Its investment and loan portfolio

As stated earlier where the company is really coming up short is the return that emanates on its 'investment' portfolio and on its 'loans and advances' portfolio. This is also the major reason why it is 'over borrowed'. It has non-current investments valued in the books at Rs 16.4 bn. Then there are the 'loans and advances' to subsidiaries amounting to Rs 19.6 bn. The investments in turn consist of trade investments of Rs 12 bn and investments in siblings to the tune of Rs 756 m, in other companies amounting to Rs 9.5 m, and in the preference shares of two subsidiaries of Rs 3.6 bn. The biggest investment by far is its equity stake in Kingfisher Airlines at Rs 9.3 bn at an average price of over Rs 46.67 per share or 56% of the total investments. Next in line is the preference share investment in Kingfisher Finvest India of Rs 2.5 bn. This is followed by the equity investment in United Breweries of Rs 1.1 bn and the preference share investment of Rs 1.15 bn in UB Overseas Ltd. Then there are the dollar denominated equity investments of Rs 697 m, dollar denominated preference shares of Rs 1.2 bn and an equity investment in Kenyan shillings of Rs 7.6 m. Of the dollar denominated investments the largest single stake is in Rigby International amounting to Rs 660 m.

The parent obtained a total dividend of Rs 113 m on its investment portfolio in the latest accounting year - with not a dime coming in from the siblings. It also earned an interest income of Rs 1.3 bn. But the makeup of this interest income is not known - including the interest if any from bank deposits etc. The point is also that the cash flow from financing activities shows an interest receipt of only Rs 24 m! The respective conflicting figures for the preceding year are Rs 1.16 bn and Rs 8.7 m. It would appear that under the mercantile system of accounting that the company has adopted the vast bulk of the interest income accounted for in its books represents the interest receivable but not actually received! Ha! Ha! However, where the company really scores is in its working capital management - and that is largely by default. The current liabilities stand at Rs 10 bn while the current assets weigh in at Rs 4.9 bn. This is precisely the way a market leader should function - but United Breweries Holdings is no market leader by any stretch of imagination.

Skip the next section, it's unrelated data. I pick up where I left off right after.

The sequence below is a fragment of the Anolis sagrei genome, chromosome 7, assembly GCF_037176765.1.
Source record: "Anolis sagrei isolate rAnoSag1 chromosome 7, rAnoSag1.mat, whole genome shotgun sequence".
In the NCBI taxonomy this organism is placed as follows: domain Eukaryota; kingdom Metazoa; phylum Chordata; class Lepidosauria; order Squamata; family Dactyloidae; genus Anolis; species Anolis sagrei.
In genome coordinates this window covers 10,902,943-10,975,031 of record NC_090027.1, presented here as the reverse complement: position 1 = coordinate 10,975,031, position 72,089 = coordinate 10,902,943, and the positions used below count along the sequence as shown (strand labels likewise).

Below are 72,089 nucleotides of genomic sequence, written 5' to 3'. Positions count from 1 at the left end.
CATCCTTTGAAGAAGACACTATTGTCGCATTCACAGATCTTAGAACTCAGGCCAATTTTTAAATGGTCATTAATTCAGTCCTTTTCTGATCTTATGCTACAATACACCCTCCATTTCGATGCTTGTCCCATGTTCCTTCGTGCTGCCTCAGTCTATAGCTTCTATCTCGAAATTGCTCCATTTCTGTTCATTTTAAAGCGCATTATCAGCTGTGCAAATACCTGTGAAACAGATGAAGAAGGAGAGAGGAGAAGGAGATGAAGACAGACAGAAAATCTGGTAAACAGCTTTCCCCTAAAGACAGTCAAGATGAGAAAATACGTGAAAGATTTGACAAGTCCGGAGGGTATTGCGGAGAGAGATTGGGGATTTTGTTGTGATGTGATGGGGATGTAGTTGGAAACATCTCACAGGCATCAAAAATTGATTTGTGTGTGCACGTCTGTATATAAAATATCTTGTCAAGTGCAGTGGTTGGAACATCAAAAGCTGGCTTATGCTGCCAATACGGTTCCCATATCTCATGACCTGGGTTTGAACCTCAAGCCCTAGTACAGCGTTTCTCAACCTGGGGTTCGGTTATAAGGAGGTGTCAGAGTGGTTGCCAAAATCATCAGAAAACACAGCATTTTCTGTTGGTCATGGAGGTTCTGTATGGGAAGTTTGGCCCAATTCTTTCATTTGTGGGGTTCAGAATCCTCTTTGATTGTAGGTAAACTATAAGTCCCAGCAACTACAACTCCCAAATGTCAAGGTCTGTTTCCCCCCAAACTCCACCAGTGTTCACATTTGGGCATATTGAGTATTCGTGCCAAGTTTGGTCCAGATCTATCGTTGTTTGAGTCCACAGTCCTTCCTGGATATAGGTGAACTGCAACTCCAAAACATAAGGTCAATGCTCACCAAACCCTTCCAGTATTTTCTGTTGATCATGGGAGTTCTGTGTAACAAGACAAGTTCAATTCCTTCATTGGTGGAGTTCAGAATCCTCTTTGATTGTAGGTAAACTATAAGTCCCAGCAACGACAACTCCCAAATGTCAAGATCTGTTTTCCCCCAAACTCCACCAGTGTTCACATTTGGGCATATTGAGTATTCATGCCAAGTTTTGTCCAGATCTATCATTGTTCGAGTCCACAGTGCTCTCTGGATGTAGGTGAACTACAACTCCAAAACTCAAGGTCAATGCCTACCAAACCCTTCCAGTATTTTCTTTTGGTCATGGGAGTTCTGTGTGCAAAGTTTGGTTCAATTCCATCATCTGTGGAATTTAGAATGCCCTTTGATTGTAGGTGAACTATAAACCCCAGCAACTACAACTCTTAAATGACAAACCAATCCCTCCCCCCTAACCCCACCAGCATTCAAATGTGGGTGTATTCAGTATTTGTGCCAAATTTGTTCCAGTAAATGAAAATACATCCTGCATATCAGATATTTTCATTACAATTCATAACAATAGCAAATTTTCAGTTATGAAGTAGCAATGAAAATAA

The siblings

We could also stretch our imagination to the financial performance of the many siblings that it has authored. It has published the brief working results of 11 India based offspring and 10 based out of foreign shores. And what a 'pretty sight' they make for. As stated earlier none of them have parted with a dividend for starters -but that is basically because they are out of pocket at the end of the day. And that is hardly any surprise. The company with the largest capital base is its firangi sibling UB Overseas Ltd at Rs 1.3 bn - mostly of the preference share variety. But it has negative reserves of Rs 599 m, NIL revenues and ended with a pre-tax loss of Rs 31 m. It also has investments valued at Rs 3.4 bn. It is quite obvious then that the investments yield no revenues. How can any company churn out such whacko results please? The company generating the biggest loss is Kingfisher Finvest which on a mere capital base of Rs 10.5 m and revenues of Rs 61 m ended up with a magnificent pre-tax loss of Rs 787 m. It also boasts of investments valued at Rs 10.4 bn. More to the point cannot these investments yield even a dime? What do these mega investments really represent? Besides, there appears to be a severe mismatch between the paid up capital and the book value of its investment portfolio.

Then there is Bangalore Beverages which on an almost non- existent capital base of Rs 0.5 m and total assets of Rs 15.8 bn, rustled up revenues of Rs 1.5 bn, but could only report a pre-tax loss of Rs 1.9 m. This is nothing short of 'ingenious' use of capital. Then there is UBH (BVI) Ltd -incorporated in the British Virgin Islands--which on revenues of Rs 8 m reported a loss of Rs 183 m. What in heaven's name is this company up to? Yet another worthy, Rigby International, produces another standout performance and is vying to go one up on its brethren United Breweries of America Inc on the negative honours list. Suffice to add that each one of the companies in the list is an extraordinary nugget in itself.

The overall scenario represents a picture which is frightening in its intensity.

Disclosure: I do not hold any shares in this company, either directly, or under any non discretionary portfolio management scheme

This column Cool Hand Luke is written by . Luke has been a business journalist, financial analyst and knowledge management head with a professional experience of more than 20 years. An avid watcher of the stock market, he has written extensively on stock market trends. His articles have featured in Business Standard, Financial Express and Fortune India amongst others. He has also been the Deputy Editor, Fortune India and the Financial Editor of The Business and Political Observer.